Not All Classrooms Have Four Walls
By Narayanan R
February 22, 2023
I am an MEng student studying Electrical and Computer Engineering with a goal of specialising in Sustainable Energy and Business Leadership. I am from Pondicherry, a small union territory in India that was colonised by the French during the twentieth century. The city is famed for its French architecture and beaches, and there is hardly a week that I haven’t gone for a stroll on the beach. I finished my undergrad in Electrical and Electronics in 2019 and went on to work for Petrofac for three years as a design electrical engineer. In the fall of 2022, I began my studies at the University of Waterloo.
“Ambitious boy straight outta Pondicherry.”
I received the offer of admission from the University of Waterloo on May 2, 2022, and right after seeing that, my happiness knew no bounds. It was special as I was dejected since I had been rejected by two other renowned universities before that. Over the next three months, the company’s handover process, the hectic visa process, shopping, learning the basics of cooking, and bidding goodbyes to friends and families kept me engaged. I became so lost in the process that I realised shortly after entering the airport that I wouldn’t see my family for at least two years. Imagine that for a boy who spent almost 24 years close to his family. I rarely travelled outside of my hometown, and even while I was working, I would return home on weekends.
“The impending journey.”
EXPECTATION VS REALITY
The dream of pursuing a master’s degree in a foreign country is being fantasised on social media, with only positive aspects making the rounds. My expectations were also the same, and right after landing, fate proved me wrong. I didn’t get one of my bags, and when I contacted the authorities, they told me it would take at least 48 to 72 hours for the bag to arrive. After a tiresome journey, I reached my accommodation and was starving. That’s when it hit me that I have to make arrangements for the food, and it won’t be my mother waiting for me with the food. I luckily had my instant foods and ended the day with them. And the best way to overcome jet lag is to stay awake for 24 hours. Yup, it worked for me.
“If the initial days are tougher, you know that you are in the right zone.”
THE INITIAL DAYS
After the usual routine of setting up the SIN and bank account and sipping a Tim Hortons coffee, I decided to tour the university campus by myself. I was mind-blown by the sprawling campus and the lush greeneries, and further, it was not bounded by any walls as in the case of most Indian campuses. I realised later, when I learned my way around the campus, that I hadn’t even seen a quarter of it on that first visit. I handed out my resume around the restaurants at the universities for part-time jobs and got to meet some new faces.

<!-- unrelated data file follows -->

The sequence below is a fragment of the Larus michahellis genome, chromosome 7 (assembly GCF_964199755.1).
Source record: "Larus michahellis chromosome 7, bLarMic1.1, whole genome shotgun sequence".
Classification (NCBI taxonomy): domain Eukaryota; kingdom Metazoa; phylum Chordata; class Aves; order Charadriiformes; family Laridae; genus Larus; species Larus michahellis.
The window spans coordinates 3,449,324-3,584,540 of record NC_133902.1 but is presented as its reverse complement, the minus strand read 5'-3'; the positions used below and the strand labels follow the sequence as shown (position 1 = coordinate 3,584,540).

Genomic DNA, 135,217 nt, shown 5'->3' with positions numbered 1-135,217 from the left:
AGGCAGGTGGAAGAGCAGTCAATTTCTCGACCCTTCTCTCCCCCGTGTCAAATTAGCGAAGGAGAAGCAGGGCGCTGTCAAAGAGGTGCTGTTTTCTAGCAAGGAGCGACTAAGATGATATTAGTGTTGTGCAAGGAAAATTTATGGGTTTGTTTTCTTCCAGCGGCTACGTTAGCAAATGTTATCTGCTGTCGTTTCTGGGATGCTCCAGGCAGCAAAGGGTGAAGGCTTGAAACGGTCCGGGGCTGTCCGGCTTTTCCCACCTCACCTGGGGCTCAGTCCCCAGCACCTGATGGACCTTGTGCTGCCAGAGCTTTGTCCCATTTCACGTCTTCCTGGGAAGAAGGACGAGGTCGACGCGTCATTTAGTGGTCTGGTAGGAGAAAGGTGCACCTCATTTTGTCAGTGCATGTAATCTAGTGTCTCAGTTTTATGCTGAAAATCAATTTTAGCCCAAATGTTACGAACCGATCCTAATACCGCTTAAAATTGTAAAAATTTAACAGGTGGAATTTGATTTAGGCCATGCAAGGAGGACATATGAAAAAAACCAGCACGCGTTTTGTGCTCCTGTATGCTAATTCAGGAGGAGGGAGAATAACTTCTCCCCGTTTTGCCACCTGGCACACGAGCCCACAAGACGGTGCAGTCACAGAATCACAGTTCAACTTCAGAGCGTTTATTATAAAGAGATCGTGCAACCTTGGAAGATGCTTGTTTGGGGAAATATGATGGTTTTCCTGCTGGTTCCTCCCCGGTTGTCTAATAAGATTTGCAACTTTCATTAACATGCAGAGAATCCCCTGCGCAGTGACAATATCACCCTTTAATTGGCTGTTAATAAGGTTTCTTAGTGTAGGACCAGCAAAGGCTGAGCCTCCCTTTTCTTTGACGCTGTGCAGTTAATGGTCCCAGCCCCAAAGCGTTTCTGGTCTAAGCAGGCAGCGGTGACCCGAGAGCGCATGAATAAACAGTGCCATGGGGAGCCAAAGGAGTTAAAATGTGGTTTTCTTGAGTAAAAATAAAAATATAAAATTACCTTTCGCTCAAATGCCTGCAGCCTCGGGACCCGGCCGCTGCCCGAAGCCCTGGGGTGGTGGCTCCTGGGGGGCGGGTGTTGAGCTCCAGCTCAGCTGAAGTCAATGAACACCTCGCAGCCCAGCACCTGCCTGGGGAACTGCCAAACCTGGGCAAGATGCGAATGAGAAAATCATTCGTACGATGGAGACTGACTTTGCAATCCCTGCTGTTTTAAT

I’m a bit introverted, and I know I need to get out of my comfort zone and talk to others if I’m going to enjoy my stay here and not retreat into a shell. As I didn’t have any friends or relatives here, I decided to participate in all campus events to bond with new people (and, of course, for free food) organised by the International Peer Committee, GSA, the Faculty of Engineering, the Waterloo Recreational Club, and so on. I met a lot of new people from varied backgrounds and cultures, some of whom I am still connected with.
“It takes a bit of effort to come out of your comfort zone, but once you are out of it, the sky is the limit.”
It’s easy to get burned out when you are at one of the top schools. The initial days were tough for me, as I needed some time to bring back the curious student in me. It made me question my decisions, and that’s when I attended the impostor syndrome session offered by the Mental Wellness Center. I realised that it’s common to doubt your skillset and your accomplishments. The session gave me the confidence to move forward. I realised that I needed to review a few concepts to stay in sync with the classes. The trick that I employ to stay afloat is to read the lecture presentations once before the class and once after the class. When you are reading the slide before the lecture, you might not understand many things, but that’s fine. It will pave the way for you to understand the concepts when the professor is explaining them in class and further cement your understanding when you go through it again. Another strategy I employ is to set aside a few hours each day for study. You can’t reap the benefits all of a sudden, but it will help in the long run. I took three classes in my first term (the maximum for a graduate student) and three this term as well. I am on track to complete all ten courses during my time here.
“Tiny drops make an ocean”.
THE WAY FORWARD
I am a much better person now, and living independently has taught me many survival skills like budgeting, cooking, etc. Having spoken with a lot of students and getting to know the resources available for them, I know when and where to ask for help. I know I’m still a work in progress with a long way to go, but now I can approach the future with greater confidence and a smile.
“It can be scary to leave your hometown, but there is another beautiful world out there for you to explore.”